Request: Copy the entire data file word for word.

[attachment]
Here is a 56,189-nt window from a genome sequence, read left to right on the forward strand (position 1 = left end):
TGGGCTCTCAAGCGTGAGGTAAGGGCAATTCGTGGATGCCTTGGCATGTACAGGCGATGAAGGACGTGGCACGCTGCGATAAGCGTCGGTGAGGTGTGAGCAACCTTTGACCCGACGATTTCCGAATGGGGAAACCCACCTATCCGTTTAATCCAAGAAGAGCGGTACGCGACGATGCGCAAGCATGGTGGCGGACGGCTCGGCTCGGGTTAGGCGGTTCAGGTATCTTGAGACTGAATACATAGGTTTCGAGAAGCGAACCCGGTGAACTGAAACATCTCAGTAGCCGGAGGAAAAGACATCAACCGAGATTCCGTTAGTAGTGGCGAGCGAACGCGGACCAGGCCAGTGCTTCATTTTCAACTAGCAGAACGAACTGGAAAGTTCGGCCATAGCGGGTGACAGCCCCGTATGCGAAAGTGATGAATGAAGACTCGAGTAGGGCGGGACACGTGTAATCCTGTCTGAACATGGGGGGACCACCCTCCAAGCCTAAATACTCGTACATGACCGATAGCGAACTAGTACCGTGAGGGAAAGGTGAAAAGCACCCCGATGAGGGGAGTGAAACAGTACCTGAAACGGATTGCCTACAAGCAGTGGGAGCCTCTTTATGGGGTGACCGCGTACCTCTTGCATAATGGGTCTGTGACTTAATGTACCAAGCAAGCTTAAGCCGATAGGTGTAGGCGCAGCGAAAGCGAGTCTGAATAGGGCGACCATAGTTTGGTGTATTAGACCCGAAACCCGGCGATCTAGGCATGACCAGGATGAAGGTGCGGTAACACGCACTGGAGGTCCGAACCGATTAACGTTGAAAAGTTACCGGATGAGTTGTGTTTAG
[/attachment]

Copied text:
Here is a 56,189-nt window from a genome sequence, read left to right on the forward strand (position 1 = left end):
TGGGCTCTCAAGCGTGAGGTAAGGGCAATTCGTGGATGCCTTGGCATGTACAGGCGATGAAGGACGTGGCACGCTGCGATAAGCGTCGGTGAGGTGTGAGCAACCTTTGACCCGACGATTTCCGAATGGGGAAACCCACCTATCCGTTTAATCCAAGAAGAGCGGTACGCGACGATGCGCAAGCATGGTGGCGGACGGCTCGGCTCGGGTTAGGCGGTTCAGGTATCTTGAGACTGAATACATAGGTTTCGAGAAGCGAACCCGGTGAACTGAAACATCTCAGTAGCCGGAGGAAAAGACATCAACCGAGATTCCGTTAGTAGTGGCGAGCGAACGCGGACCAGGCCAGTGCTTCATTTTCAACTAGCAGAACGAACTGGAAAGTTCGGCCATAGCGGGTGACAGCCCCGTATGCGAAAGTGATGAATGAAGACTCGAGTAGGGCGGGACACGTGTAATCCTGTCTGAACATGGGGGGACCACCCTCCAAGCCTAAATACTCGTACATGACCGATAGCGAACTAGTACCGTGAGGGAAAGGTGAAAAGCACCCCGATGAGGGGAGTGAAACAGTACCTGAAACGGATTGCCTACAAGCAGTGGGAGCCTCTTTATGGGGTGACCGCGTACCTCTTGCATAATGGGTCTGTGACTTAATGTACCAAGCAAGCTTAAGCCGATAGGTGTAGGCGCAGCGAAAGCGAGTCTGAATAGGGCGACCATAGTTTGGTGTATTAGACCCGAAACCCGGCGATCTAGGCATGACCAGGATGAAGGTGCGGTAACACGCACTGGAGGTCCGAACCGATTAACGTTGAAAAGTTACCGGATGAGTTGTGTTTAG